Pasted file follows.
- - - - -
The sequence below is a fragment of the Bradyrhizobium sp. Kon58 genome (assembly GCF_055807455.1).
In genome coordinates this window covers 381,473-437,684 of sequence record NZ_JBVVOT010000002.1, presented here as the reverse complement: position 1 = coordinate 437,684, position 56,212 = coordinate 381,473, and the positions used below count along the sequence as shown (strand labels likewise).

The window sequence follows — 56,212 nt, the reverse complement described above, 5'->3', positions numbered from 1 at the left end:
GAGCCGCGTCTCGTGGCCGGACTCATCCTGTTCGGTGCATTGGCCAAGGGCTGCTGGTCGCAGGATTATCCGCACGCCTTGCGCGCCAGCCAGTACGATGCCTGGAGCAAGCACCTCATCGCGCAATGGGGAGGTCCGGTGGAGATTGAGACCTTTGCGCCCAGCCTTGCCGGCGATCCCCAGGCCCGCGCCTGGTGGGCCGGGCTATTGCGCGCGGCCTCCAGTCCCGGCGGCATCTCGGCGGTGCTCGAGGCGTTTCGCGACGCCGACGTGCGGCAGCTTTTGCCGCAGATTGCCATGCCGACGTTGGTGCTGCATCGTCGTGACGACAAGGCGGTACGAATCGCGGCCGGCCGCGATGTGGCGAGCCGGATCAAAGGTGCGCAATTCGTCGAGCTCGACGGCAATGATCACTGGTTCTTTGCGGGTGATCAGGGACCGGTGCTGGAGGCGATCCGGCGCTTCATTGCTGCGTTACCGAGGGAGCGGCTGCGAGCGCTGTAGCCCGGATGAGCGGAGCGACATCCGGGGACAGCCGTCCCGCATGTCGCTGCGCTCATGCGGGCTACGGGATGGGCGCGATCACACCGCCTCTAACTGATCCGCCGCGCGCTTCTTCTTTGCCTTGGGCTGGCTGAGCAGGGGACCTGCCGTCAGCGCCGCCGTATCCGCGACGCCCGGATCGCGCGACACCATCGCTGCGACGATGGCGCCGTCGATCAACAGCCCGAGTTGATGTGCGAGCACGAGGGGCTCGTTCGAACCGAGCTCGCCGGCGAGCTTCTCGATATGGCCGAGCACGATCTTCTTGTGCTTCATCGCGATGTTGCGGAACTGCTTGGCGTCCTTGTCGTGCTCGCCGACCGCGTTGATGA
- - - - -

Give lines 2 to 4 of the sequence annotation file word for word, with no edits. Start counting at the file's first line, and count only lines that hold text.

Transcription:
In genome coordinates this window covers 381,473-437,684 of sequence record NZ_JBVVOT010000002.1, presented here as the reverse complement: position 1 = coordinate 437,684, position 56,212 = coordinate 381,473, and the positions used below count along the sequence as shown (strand labels likewise).

The window sequence follows — 56,212 nt, the reverse complement described above, 5'->3', positions numbered from 1 at the left end:
GAGCCGCGTCTCGTGGCCGGACTCATCCTGTTCGGTGCATTGGCCAAGGGCTGCTGGTCGCAGGATTATCCGCACGCCTTGCGCGCCAGCCAGTACGATGCCTGGAGCAAGCACCTCATCGCGCAATGGGGAGGTCCGGTGGAGATTGAGACCTTTGCGCCCAGCCTTGCCGGCGATCCCCAGGCCCGCGCCTGGTGGGCCGGGCTATTGCGCGCGGCCTCCAGTCCCGGCGGCATCTCGGCGGTGCTCGAGGCGTTTCGCGACGCCGACGTGCGGCAGCTTTTGCCGCAGATTGCCATGCCGACGTTGGTGCTGCATCGTCGTGACGACAAGGCGGTACGAATCGCGGCCGGCCGCGATGTGGCGAGCCGGATCAAAGGTGCGCAATTCGTCGAGCTCGACGGCAATGATCACTGGTTCTTTGCGGGTGATCAGGGACCGGTGCTGGAGGCGATCCGGCGCTTCATTGCTGCGTTACCGAGGGAGCGGCTGCGAGCGCTGTAGCCCGGATGAGCGGAGCGACATCCGGGGACAGCCGTCCCGCATGTCGCTGCGCTCATGCGGGCTACGGGATGGGCGCGATCACACCGCCTCTAACTGATCCGCCGCGCGCTTCTTCTTTGCCTTGGGCTGGCTGAGCAGGGGACCTGCCGTCAGCGCCGCCGTATCCGCGACGCCCGGATCGCGCGACACCATCGCTGCGACGATGGCGCCGTCGATCAACAGCCCGAGTTGATGTGCGAGCACGAGGGGCTCGTTCGAACCGAGCTCGCCGGCGAGCTTCTCGATATGGCCGAGCACGATCTTCTTGTGCTTCATCGCGATGTTGCGGAACTGCTTGGCGTCCTTGTCGTGCTCGCCGACCGCGTTGATGA